Research: Plagiocephaly, Torticollis & Tummy Time
Girolami G, Shiratori T, Aruin A. Anticipatory postural adjustments in children with typical motor development. Experimental Brain Research. 2010; 205:1 53-165.
This study seeks to examine anticipatory postural adjustments (APAs) role in the performance of activities requiring the maintenance of vertical posture and how children utilize APAs during self-induced postural perturbations.
Hutchison L, Thompson J, Mitchell E. Determinants of nonsynostotic plagiocephaly: A case-control study. Pediatrics. 2003; 112(4): 316-322.
This study concluded that early identification of a favored head orientation, which may indicate the presence of neck muscle dysfunction, may help prevent the development or further development of nonsynostotic plagiocephaly in infants. The study also notes that plagiocephaly may be prevented by varying the head position when putting the infant down to sleep and by giving supervised tummy time when awake.
Kane AA, Mitchell LE, Craven KP, Marsh JL. Observations on a recent increase in plagiocephaly without synostosis. Pediatrics. 1996; 97: 877-885.
As a result of the recent increase in reported cases of plagiocephaly without synostosis (PWS), researchers in this study compared patterns of PWS referrals and referrals for another head deformity called synostotic plagiocephaly over a 16-year study period at a center specializing in head and facial deformities.
Kennedy E, Majnemer A, Farmer JP, Barr RG, Platt RW. Motor development of infants with positional plagiocephaly. Physical & Occupational Therapy in Pediatrics. 2009; 29(3): 222-35.
The purpose of this study was to compare motor development between infants with positional plagiocephaly and matched peers without positional plagiocephaly. Also, researchers examined differences in infant positioning practices when asleep and awake between the two groups. The study found that motor development was associated with amount of time spent on the tummy while awake for both groups of infants. Infants with positional plagiocephaly who spent less time on their tummies while awake had lower motor scores when compared with their matched pairs.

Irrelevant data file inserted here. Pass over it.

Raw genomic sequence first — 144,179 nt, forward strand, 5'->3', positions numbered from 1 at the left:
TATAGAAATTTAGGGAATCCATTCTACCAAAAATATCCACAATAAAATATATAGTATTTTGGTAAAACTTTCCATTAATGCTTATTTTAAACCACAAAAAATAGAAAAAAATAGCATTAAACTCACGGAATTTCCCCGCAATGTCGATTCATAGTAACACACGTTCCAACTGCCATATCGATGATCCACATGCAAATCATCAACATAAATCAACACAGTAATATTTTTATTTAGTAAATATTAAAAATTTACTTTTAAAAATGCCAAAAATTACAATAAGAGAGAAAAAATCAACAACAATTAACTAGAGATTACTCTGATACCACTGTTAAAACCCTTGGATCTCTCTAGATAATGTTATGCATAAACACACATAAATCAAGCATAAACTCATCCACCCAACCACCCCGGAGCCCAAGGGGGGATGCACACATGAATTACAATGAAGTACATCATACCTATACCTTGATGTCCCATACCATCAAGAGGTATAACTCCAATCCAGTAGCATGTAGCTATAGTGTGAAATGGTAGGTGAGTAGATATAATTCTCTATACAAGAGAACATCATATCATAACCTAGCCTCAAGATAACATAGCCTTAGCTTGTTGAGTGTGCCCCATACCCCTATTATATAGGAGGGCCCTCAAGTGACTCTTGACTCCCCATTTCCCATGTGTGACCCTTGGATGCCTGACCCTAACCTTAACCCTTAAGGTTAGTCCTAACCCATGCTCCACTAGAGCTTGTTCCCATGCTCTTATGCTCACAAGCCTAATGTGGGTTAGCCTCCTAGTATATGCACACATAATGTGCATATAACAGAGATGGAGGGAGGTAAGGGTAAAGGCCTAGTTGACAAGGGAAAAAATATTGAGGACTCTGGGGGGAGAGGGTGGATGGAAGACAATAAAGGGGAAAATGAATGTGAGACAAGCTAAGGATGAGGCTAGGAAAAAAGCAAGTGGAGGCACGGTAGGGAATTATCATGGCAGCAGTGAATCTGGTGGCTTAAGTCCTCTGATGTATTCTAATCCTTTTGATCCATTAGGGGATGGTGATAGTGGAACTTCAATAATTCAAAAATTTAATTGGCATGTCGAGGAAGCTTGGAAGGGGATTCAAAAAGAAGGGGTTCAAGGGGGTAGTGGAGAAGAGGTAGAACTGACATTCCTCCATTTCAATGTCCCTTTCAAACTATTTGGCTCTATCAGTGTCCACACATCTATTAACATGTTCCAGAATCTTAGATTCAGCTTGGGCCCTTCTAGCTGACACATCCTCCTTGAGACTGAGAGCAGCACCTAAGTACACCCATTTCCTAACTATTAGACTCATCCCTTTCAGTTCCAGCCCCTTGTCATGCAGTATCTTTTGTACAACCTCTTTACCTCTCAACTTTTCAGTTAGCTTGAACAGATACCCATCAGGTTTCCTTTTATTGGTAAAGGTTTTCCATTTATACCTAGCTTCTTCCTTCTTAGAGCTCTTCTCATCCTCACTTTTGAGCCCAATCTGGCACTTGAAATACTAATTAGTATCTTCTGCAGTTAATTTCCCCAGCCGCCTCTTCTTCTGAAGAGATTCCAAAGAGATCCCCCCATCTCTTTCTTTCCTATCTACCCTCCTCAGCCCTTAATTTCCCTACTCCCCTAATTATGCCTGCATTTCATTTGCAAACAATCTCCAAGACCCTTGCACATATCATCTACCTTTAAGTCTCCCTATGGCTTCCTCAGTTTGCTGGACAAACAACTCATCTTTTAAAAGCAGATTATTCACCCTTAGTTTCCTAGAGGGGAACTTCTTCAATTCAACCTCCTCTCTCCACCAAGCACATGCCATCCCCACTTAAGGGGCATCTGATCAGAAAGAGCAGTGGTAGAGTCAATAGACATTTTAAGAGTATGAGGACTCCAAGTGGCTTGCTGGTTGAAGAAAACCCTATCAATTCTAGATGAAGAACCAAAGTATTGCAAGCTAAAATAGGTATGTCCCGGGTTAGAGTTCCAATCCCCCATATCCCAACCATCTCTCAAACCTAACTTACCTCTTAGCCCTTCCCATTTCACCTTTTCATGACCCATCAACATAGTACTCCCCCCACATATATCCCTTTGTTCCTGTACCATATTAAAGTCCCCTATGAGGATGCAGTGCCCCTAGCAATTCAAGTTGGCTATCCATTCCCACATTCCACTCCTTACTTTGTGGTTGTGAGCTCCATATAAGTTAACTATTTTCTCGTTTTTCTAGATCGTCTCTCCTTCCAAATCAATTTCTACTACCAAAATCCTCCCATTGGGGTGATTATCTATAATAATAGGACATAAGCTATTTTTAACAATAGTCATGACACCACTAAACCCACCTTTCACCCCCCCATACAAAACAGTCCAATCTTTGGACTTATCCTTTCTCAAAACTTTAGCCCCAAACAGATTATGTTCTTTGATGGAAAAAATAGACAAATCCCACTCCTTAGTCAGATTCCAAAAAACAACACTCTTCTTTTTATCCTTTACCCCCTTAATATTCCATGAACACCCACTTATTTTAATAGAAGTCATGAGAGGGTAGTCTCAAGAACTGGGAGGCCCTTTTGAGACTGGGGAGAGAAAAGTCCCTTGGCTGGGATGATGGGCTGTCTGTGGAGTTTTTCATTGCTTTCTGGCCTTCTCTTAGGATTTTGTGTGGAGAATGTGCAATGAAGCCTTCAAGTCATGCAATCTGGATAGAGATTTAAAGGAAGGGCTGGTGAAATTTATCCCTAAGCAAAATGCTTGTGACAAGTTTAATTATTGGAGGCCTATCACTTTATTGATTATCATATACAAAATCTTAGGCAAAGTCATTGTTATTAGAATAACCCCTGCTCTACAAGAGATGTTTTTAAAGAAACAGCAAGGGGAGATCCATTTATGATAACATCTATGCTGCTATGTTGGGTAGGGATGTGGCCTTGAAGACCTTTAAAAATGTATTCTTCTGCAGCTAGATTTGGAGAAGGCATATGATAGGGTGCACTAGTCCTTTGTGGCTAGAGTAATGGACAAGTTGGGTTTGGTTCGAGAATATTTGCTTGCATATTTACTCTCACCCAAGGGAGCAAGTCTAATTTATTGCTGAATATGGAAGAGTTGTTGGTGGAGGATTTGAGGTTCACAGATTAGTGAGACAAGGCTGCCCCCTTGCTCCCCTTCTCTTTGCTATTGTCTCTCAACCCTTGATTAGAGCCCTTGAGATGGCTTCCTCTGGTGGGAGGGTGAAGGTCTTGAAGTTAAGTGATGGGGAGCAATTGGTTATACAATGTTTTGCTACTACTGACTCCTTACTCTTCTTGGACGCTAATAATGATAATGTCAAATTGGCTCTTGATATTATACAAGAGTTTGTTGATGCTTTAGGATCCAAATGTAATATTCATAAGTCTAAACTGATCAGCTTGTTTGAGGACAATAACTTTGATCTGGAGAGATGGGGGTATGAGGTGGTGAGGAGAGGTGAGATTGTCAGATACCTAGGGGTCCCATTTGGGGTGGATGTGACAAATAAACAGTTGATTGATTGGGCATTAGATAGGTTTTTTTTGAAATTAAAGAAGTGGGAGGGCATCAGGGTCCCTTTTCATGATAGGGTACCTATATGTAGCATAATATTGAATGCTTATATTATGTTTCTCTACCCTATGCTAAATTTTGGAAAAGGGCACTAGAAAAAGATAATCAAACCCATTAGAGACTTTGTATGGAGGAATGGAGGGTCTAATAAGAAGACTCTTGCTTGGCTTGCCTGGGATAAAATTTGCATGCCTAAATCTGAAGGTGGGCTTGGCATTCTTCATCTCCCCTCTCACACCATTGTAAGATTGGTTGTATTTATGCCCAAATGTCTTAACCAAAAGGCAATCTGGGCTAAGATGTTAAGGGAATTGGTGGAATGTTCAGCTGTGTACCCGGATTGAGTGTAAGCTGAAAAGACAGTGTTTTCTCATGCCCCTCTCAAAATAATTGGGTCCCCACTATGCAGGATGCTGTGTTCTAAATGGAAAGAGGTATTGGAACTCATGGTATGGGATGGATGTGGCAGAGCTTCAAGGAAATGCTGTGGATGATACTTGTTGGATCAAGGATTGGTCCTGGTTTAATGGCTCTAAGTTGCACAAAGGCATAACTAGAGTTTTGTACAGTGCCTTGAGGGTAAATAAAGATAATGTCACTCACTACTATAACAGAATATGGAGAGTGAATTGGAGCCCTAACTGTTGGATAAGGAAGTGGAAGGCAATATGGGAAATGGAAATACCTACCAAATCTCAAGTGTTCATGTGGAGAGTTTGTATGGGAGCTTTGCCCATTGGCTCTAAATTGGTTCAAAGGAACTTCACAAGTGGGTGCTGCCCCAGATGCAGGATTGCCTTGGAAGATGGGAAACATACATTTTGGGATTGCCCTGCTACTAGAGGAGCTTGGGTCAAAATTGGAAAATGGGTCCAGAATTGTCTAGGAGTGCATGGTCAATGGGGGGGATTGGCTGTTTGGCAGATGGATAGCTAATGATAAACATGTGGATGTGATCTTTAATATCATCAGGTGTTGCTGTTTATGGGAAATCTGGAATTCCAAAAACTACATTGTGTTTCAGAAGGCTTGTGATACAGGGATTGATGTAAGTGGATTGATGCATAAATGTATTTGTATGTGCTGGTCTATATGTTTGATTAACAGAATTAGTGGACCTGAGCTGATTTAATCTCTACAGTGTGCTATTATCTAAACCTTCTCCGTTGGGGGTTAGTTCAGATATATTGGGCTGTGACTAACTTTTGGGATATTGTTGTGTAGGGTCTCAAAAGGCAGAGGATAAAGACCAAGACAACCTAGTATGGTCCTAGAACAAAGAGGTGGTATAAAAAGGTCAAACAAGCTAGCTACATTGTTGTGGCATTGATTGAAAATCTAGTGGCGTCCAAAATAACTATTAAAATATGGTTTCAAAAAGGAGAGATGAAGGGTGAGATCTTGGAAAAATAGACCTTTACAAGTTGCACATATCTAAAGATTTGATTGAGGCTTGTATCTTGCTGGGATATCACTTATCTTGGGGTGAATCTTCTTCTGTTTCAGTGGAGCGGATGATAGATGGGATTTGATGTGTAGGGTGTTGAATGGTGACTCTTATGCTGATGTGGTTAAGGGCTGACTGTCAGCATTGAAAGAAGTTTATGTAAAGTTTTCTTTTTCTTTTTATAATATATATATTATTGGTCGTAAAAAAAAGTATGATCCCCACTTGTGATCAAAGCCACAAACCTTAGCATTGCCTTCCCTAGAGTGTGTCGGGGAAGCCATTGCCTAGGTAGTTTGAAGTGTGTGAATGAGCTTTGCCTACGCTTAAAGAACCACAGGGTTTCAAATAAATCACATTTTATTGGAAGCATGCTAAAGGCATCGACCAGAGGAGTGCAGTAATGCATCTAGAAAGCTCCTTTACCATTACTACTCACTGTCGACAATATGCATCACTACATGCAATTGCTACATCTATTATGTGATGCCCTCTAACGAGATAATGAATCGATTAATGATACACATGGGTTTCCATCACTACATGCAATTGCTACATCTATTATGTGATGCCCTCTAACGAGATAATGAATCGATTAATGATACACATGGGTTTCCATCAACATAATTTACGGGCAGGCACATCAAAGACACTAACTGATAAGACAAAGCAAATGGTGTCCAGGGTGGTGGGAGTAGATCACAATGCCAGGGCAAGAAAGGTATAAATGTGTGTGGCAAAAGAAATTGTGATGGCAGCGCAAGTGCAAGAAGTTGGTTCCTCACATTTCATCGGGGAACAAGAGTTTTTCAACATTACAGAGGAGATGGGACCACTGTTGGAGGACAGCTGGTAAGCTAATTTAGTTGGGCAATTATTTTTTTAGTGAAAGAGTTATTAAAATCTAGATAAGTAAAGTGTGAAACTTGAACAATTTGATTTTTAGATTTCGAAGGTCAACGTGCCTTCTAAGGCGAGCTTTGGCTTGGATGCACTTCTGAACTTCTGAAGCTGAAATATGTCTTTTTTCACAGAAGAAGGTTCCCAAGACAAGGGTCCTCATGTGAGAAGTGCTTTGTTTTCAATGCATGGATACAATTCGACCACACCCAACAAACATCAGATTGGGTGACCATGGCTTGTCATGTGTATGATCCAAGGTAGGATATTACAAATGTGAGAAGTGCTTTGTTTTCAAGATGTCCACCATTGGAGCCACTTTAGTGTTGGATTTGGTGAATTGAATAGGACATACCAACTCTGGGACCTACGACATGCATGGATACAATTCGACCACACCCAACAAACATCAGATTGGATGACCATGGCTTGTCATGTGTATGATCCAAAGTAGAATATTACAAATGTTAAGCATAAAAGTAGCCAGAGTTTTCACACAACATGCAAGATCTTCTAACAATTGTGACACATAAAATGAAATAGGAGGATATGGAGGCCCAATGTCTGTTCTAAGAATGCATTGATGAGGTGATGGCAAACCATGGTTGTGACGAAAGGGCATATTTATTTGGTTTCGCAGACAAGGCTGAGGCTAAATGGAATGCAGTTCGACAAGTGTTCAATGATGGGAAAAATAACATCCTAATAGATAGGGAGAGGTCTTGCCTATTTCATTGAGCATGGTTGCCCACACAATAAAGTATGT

Persing J, James H, Swanson J, Kattwinkel J. Committee on Practice and Ambulatory Medicine, Section on Plastic Surgery & Section on Neurological Surgery. Prevention and management of positional skull deformities in infants. Pediatrics. 2003; 112(1): 199-202.
This report provides guidelines for the prevention, diagnosis, and management of positional plagiocephaly in healthy infants. Pediatricians are advised to properly diagnose skull deformities, educate parents on methods of positional plagiocephaly prevention such as tummy time, initiate appropriate management, and make referrals to a therapist when necessary.
Renske M van Wijk, Leo A van Vlimmeren, Catharina G M Groothuis-Oudshoorn, Catharina P B Van der Ploeg, Maarten J IJzerman. Helmet therapy in infants with positional skull deformation: randomised controlled trial. BMJ. 2014; 348: g2741
The objective of the study was to determine the effectiveness of helmet therapy for positional skull deformation compared with the natural course of the condition in infants aged 5-6 months. The change score for both plagiocephaly and brachycephaly was equal between the helmet therapy and natural course groups. Full recovery was achieved in 10 of 39 (26%) participants in the helmet therapy group and 9 of 40 (23%) participants in the natural course group. All parents reported one or more side effects. The study concluded that based on the equal effectiveness of helmet therapy and skull deformation following its natural course, high prevalence of side effects, and high costs associated with helmet therapy, the use of a helmet as a standard treatment for healthy infants with moderate to severe skull deformation is not recommended.
van Vlimmeren L, van der Graaf Y, Boere-Boonekamp M, L’Hoir M, Helders P, Engelbert R. Effect of pediatric physical therapy on deformational plagiocephaly in children with positional preference: A randomized controlled trial. Archive of Pediatric and Adolescent Medicine. 2008; 162: 712-718.
After studying the effect of pediatric physical therapy on positional and deformational plagiocephaly, researchers found that a 4-month standardized pediatric physical therapy program to treat positional plagiocephaly significantly reduced the prevalence of severe deformational plagiocephaly compared with usual care.